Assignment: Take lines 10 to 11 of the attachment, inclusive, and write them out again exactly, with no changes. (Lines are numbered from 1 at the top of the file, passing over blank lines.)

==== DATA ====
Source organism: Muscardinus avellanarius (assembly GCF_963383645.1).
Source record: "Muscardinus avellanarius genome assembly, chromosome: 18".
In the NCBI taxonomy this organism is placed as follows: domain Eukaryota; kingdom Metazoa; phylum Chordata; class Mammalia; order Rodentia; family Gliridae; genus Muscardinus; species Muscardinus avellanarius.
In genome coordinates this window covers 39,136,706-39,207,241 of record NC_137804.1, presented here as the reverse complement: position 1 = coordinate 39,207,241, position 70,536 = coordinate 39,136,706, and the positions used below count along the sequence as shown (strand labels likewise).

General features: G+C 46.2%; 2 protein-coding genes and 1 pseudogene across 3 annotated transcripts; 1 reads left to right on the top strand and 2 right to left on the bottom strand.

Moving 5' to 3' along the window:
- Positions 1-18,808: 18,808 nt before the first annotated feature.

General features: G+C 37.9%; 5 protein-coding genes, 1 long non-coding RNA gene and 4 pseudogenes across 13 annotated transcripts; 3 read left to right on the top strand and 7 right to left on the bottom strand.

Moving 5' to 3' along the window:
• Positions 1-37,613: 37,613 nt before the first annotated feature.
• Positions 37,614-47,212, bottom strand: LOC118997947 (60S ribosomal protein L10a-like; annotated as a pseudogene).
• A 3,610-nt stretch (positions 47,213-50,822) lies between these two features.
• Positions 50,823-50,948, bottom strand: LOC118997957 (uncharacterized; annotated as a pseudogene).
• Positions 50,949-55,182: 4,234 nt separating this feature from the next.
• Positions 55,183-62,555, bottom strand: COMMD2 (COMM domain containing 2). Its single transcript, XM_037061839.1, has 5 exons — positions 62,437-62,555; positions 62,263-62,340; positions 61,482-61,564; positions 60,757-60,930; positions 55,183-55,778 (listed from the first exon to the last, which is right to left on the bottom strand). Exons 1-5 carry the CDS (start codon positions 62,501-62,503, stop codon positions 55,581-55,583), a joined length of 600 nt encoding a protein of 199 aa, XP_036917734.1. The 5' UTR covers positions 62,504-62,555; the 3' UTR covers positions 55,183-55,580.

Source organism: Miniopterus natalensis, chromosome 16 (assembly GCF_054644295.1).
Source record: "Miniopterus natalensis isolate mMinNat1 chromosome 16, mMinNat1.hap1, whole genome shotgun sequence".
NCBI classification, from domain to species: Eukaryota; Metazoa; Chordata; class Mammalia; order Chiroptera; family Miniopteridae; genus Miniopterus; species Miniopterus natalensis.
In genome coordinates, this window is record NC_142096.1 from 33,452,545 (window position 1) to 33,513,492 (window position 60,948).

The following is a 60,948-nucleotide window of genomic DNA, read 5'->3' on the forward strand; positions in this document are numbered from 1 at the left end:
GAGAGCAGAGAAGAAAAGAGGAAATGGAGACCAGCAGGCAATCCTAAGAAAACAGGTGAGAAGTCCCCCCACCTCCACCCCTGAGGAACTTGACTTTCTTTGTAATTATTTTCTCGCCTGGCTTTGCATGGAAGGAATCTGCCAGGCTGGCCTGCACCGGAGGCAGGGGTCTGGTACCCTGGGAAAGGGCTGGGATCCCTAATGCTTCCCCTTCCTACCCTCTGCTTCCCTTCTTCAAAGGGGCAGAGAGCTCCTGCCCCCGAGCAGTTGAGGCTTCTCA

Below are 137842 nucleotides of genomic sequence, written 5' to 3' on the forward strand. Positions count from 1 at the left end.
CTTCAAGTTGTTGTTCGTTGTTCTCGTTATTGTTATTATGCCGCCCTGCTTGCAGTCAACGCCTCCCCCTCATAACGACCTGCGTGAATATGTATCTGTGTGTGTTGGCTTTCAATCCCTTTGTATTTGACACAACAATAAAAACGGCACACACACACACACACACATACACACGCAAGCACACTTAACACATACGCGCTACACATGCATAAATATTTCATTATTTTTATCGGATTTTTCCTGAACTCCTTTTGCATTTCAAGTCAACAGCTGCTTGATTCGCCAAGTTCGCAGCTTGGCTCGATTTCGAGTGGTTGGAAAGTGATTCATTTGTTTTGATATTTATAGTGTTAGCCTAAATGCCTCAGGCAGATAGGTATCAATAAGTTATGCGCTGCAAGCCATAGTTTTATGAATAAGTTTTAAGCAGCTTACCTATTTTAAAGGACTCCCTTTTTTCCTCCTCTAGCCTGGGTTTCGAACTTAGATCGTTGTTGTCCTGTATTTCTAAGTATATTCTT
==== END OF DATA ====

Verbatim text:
• Positions 1-37,613: 37,613 nt before the first annotated feature.
• Positions 37,614-47,212, bottom strand: LOC118997947 (60S ribosomal protein L10a-like; annotated as a pseudogene).